and I’m grateful for it. That’s correct. I, your friendly neighbourhood millennial, went on a deleting spree almost two weeks ago and so far I’ve not looked back. Okay, two weeks isn’t really that long in the grand scale of things but I’m a millennial, and this is the internet age, and in this every-second-counts society two weeks is a hell of a long time.
It probably started with my blog. Not this blog, obviously, but my original blog. The one that I’d poured my life and soul into for the last two years. That blog was like my baby and I cherished it and looked after it for so long that it became an integral part of my life; and for most of that time I was able to look past the nasty messages that I received to the thousands of people who enjoyed my content. Until one day I couldn’t. I came to the realisation that I received more nasty messages than nice ones and I was dreading the idea of ever posting anything due to the huge amounts of negative feedback I’d get. By the end, it had to go.
That’s when I started thinking about the negativity that my other social media accounts had on me, for example Twitter. I’d never been a big fan of the idea of Twitter to start with really. I was one of those people who didn’t understand why anyone would care that I had toast for my breakfast or that I missed the bus again. But it’s the millennial way, so I duly downloaded and started filling up my timeline with the mundane thoughts of my life. I’d try and be witty or funny but when I took a minute to scroll back over my last few (thousand) tweets all I could see was an internet log of everything I wanted to complain about. There was a time when I could wake up in the morning and lunge for my phone to spend literally as long as an hour scrolling through nothing. What a breeding ground for negativity. So it had to go too.
With two of the social media sites that I spent the majority of my life on suddenly gone, I felt lighter. Not just in terms of phone storage but in time as well. I wasn’t wasting an hour of scrolling in the morning, and I wasn’t idling away my time at night supposedly ‘blogging’ but in reality just reading through old posts because I was too scared to post anything new. Cleansed from my scrolling addiction, I decided to examine my other nemeses. Snapchat also didn’t make the cut, and Facebook almost didn’t either if it wasn’t for my decision that I did want some kind of online presence.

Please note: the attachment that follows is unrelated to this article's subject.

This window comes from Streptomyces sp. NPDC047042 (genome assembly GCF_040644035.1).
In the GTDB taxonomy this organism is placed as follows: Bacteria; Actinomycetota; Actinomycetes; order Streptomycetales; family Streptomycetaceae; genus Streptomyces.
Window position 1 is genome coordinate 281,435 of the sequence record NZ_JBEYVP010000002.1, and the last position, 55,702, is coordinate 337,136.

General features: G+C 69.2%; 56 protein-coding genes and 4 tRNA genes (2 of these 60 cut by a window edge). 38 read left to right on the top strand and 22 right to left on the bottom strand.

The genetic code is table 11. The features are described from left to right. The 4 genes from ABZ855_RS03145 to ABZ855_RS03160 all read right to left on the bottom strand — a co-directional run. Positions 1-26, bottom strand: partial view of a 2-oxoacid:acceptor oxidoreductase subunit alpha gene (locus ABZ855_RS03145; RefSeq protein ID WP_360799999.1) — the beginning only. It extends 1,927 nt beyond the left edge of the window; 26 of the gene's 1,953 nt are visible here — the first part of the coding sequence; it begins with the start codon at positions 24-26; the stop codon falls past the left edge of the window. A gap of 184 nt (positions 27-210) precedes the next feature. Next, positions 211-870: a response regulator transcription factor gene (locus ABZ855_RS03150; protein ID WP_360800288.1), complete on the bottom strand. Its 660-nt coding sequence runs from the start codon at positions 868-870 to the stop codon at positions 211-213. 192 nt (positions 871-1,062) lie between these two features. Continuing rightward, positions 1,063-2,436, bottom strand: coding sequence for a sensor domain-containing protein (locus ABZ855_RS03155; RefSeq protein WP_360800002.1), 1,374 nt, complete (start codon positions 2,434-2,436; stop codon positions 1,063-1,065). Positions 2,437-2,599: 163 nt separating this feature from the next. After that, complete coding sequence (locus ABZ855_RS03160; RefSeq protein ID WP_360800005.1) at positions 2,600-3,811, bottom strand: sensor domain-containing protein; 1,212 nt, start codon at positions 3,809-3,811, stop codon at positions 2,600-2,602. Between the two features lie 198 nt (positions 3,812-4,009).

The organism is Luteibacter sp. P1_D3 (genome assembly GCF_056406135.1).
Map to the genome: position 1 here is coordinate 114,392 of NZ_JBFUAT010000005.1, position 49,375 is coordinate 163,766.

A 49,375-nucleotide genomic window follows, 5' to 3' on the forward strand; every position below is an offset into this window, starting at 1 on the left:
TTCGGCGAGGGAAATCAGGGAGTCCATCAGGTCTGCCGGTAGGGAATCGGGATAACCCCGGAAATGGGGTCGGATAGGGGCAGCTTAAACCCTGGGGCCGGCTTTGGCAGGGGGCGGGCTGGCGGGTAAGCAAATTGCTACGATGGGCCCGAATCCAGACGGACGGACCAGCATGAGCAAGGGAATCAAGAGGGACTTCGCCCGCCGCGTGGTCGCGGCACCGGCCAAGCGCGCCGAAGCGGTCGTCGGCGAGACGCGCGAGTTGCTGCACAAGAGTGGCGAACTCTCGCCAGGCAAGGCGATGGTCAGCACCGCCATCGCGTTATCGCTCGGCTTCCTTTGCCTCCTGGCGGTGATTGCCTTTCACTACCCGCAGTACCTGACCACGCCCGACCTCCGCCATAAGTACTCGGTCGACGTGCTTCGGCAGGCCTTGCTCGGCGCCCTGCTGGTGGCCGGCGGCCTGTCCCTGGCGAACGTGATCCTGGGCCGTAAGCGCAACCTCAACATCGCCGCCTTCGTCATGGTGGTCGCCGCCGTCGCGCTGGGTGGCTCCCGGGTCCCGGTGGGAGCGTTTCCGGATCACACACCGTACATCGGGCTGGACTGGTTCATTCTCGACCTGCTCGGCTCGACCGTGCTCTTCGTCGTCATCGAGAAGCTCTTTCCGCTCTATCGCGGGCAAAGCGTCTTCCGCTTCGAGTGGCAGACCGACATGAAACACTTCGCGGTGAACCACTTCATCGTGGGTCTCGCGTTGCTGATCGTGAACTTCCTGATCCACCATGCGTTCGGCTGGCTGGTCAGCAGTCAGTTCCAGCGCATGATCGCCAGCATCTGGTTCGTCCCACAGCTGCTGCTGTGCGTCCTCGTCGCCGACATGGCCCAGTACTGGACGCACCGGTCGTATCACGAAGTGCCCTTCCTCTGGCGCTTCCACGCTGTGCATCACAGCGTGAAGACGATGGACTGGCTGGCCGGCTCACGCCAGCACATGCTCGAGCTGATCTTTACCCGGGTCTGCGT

That leaves Instagram, and that’s why I say I ‘almost’ deleted all my social media. The moral to this blog post is that I deleted all of these apps because I no longer found them to be joyful or entertaining in my life. Instead they were negative, battery-wasting timelines of negativity that just dragged me down. I don’t feel like that about Instagram. It’s like my Facebook in terms of that’s where I post my best self. I have a photographic log of my life there that is presented in a style that I find pretty and encourages me to search for the beautiful things around me in order to save them.
So that’s all I have now. A Facebook, for my big life moments, an Instagram for everyday beauty and this blog, for my more long-winded thoughts. When I wake up in the morning I spend no more than 15 minutes scrolling before carrying on with my day and I’ve found myself to be more productive with offline tasks. My social-media breakup has done wonders for my mental health. Of course I’m not trying to argue that social media is some demon that’s going to suck the life from you, but I’m all-too aware that that’s what happened to me. I curbed my scrolling addiction and kicked the bad habit of obsessing over likes, comments and follows; leaving my internet space to be nothing but a positive representation of what I like about my life. And I’m grateful for that.
Shameless plugging that’s at least relevant to this blog post, but you can follow me on Instagram here.